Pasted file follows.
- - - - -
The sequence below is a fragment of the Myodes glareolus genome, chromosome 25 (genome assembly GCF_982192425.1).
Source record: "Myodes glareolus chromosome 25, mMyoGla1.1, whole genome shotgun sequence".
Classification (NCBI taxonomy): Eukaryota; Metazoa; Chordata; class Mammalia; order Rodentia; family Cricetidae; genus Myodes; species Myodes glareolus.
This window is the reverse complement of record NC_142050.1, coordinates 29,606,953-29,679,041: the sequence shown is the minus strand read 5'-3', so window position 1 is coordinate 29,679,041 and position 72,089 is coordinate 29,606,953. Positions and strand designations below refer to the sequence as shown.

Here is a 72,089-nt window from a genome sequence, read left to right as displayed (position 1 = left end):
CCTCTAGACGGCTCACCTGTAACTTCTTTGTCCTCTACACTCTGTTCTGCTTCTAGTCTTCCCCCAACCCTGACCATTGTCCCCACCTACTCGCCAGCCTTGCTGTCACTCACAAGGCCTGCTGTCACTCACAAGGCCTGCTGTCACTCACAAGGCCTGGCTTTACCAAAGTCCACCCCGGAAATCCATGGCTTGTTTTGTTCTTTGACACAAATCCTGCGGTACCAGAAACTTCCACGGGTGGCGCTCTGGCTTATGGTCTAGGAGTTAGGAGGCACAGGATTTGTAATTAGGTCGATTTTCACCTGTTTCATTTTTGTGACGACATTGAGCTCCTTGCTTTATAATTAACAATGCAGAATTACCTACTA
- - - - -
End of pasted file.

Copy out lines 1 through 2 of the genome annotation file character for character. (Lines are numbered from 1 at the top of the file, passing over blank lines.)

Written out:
The sequence below is a fragment of the Myodes glareolus genome, chromosome 25 (genome assembly GCF_982192425.1).
Source record: "Myodes glareolus chromosome 25, mMyoGla1.1, whole genome shotgun sequence".